It is one of the world's most ethnically diverse and multicultural nations, the product of large-scale immigration from many other countries. Canada's long and complex relationship with the United States has had a significant impact on its economy and culture. A developed country, Canada has the sixteenth-highest nominal per capita income globally as well as the twelfth-highest ranking in the Human Development Index, its advanced economy is the tenth-largest in the world, relying chiefly upon its abundant natural resources and well-developed international trade networks. Canada is part of several major international and intergovernmental institutions or groupings including the United Nations, the North Atlantic Treaty Organization, the G7, the Group of Ten, the G20, the North American Free Trade Agreement and the Asia-Pacific Economic Cooperation forum. While a variety of theories have been postulated for the etymological origins of Canada, the name is now accepted as coming from the St. Lawrence Iroquoian word kanata, meaning "village" or "settlement".
In 1535, indigenous inhabitants of the present-day Quebec City region used the word to direct French explorer Jacques Cartier to the village of Stadacona. Cartier used the word Canada to refer not only to that particular village but to the entire area subject to Donnacona. From the 16th to the early 18th century "Canada" referred to the part of New France that lay along the Saint Lawrence River. In 1791, the area became two British colonies called Upper Canada and Lower Canada collectively named the Canadas. Upon Confederation in 1867, Canada was adopted as the legal name for the new country at the London Conference, the word Dominion was conferred as the country's title. By the 1950s, the term Dominion of Canada was no longer used by the United Kingdom, which considered Canada a "Realm of the Commonwealth"; the government of Louis St. Laurent ended the practice of using'Dominion' in the Statutes of Canada in 1951. In 1982, the passage of the Canada Act, bringing the Constitution of Canada under Canadian control, referred only to Canada, that year the name of the national holiday was changed from Dominion Day to Canada Day.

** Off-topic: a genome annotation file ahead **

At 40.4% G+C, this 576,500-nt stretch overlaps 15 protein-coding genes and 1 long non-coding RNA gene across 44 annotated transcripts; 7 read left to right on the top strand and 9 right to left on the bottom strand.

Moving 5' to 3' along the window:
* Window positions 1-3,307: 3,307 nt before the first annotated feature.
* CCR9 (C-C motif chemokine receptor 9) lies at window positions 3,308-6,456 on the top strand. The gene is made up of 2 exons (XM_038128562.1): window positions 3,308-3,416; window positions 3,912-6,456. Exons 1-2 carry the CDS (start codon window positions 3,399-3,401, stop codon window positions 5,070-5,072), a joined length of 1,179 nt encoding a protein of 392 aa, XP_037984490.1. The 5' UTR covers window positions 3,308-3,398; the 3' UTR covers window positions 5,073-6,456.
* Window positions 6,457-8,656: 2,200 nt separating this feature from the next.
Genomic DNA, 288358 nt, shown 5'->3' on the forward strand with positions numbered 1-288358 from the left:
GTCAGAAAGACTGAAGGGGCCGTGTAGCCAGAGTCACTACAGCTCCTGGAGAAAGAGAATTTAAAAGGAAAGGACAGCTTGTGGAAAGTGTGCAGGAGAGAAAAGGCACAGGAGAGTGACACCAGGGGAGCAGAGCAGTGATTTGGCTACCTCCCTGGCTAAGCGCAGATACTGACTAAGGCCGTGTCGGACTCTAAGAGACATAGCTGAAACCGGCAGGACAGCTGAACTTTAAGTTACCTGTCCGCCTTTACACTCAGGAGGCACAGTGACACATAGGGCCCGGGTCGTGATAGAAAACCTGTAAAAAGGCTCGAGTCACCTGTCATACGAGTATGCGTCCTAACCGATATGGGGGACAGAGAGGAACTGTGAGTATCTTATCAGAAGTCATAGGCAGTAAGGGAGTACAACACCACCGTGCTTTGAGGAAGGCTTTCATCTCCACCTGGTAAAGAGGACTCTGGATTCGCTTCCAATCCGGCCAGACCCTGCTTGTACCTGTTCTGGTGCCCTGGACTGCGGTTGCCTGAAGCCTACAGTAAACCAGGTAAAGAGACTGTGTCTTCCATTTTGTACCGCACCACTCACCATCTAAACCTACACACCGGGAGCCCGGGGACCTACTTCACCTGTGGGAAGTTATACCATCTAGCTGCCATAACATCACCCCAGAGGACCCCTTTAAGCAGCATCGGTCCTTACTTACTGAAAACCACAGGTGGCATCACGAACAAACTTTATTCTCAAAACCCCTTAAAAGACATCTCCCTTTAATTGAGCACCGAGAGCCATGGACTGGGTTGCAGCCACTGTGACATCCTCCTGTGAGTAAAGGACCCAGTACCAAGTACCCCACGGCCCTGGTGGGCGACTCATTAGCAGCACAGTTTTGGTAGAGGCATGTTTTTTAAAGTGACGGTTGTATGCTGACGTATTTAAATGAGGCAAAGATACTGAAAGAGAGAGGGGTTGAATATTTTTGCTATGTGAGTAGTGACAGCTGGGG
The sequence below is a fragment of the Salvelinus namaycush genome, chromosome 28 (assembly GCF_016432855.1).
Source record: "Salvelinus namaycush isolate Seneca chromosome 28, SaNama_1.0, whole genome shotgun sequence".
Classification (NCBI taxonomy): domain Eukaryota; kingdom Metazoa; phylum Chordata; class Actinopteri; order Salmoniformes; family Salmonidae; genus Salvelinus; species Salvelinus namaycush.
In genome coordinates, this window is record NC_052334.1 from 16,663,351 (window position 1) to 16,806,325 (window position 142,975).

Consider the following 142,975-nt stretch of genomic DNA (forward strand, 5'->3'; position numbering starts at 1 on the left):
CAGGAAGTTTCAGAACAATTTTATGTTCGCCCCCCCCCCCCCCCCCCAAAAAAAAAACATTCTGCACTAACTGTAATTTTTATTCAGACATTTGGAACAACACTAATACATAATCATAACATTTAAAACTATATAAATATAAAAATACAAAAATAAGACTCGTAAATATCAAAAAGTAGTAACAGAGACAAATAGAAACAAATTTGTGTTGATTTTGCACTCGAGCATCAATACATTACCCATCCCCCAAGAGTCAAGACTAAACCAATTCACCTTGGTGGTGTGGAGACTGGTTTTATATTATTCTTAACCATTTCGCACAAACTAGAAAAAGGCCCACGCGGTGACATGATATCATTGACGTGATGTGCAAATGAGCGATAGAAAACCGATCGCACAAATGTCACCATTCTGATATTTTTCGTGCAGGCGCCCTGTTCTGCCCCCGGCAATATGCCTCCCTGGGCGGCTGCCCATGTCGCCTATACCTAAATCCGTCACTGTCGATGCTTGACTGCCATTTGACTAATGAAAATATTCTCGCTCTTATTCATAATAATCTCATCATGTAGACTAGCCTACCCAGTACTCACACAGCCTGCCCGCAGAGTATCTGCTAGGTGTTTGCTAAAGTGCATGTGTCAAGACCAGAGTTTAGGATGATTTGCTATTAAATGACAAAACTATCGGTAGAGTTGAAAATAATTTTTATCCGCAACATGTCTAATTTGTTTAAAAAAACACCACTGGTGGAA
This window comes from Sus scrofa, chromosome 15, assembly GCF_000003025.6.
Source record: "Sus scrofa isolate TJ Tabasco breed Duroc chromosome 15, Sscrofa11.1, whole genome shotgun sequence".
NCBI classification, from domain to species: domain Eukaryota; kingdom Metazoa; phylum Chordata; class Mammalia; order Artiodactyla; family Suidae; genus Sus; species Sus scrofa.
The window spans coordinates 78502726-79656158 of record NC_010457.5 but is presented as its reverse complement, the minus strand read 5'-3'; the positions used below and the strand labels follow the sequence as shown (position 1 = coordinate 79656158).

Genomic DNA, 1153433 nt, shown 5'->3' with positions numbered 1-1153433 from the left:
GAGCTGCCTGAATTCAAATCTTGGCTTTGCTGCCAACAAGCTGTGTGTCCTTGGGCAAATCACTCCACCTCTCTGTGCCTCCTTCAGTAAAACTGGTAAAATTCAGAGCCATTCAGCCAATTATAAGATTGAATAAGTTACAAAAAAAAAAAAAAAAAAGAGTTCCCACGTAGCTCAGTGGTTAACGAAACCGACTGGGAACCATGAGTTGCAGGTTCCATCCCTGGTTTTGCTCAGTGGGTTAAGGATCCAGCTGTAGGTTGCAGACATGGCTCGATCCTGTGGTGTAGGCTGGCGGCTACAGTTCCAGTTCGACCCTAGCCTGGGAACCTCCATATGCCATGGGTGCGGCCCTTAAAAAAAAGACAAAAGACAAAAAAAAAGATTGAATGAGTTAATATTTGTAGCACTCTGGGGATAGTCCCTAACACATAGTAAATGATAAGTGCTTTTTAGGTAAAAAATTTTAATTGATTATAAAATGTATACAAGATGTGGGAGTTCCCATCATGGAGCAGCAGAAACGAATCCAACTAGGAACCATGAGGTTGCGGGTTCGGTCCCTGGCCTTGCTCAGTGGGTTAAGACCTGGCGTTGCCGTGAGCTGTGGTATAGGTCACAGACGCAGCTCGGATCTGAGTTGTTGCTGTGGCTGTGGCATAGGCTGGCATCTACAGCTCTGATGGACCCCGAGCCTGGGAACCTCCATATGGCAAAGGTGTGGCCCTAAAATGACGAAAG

The term Dominion was used to distinguish the federal government from the provinces, though after the Second World War the term federal had replaced dominion. Indigenous peoples in present-day Canada include the First Nations, Métis, the last being a mixed-blood people who originated in the mid-17th century when First Nations and Inuit people married European settlers; the term "Aboriginal" as a collective noun is a specific term of art used in some legal documents, including the Constitution Act 1982. The first inhabitants of North America are hypothesized to have migrated from Siberia by way of the Bering land bridge and arrived at least 14,000 years ago; the Paleo-Indian archeological sites at Old Crow Flats and Bluefish Caves are two of the oldest sites of human habitation in Canada. The characteristics of Canadian indigenous societies included permanent settlements, complex societal hierarchies, trading networks; some of these cultures had collapsed by the time European explorers arrived in the late 15th and early 16th centuries and have only been discovered through archeological investigations.
The indigenous population at the time of the first European settlements is estimated to have been between 200,000
Ballet is a type of performance dance that originated during the Italian Renaissance in the fifteenth century and developed into a concert dance form in France and Russia. It has since become a widespread technical form of dance with its own vocabulary based on French terminology, it has been globally influential and has defined the foundational techniques used in many other dance genres and cultures. Ballet has been taught in various schools around the world, which have incorporated their own cultures and as a result, the art has evolved in a number of distinct ways. See glossary of ballet. A ballet, a work, consists of the music for a ballet production. Ballets are performed by trained ballet dancers. Traditional classical ballets are performed with classical music accompaniment and use elaborate costumes and staging, whereas modern ballets, such as the neoclassical works of American choreographer George Balanchine are performed in simple costumes and without the use of elaborate sets or scenery.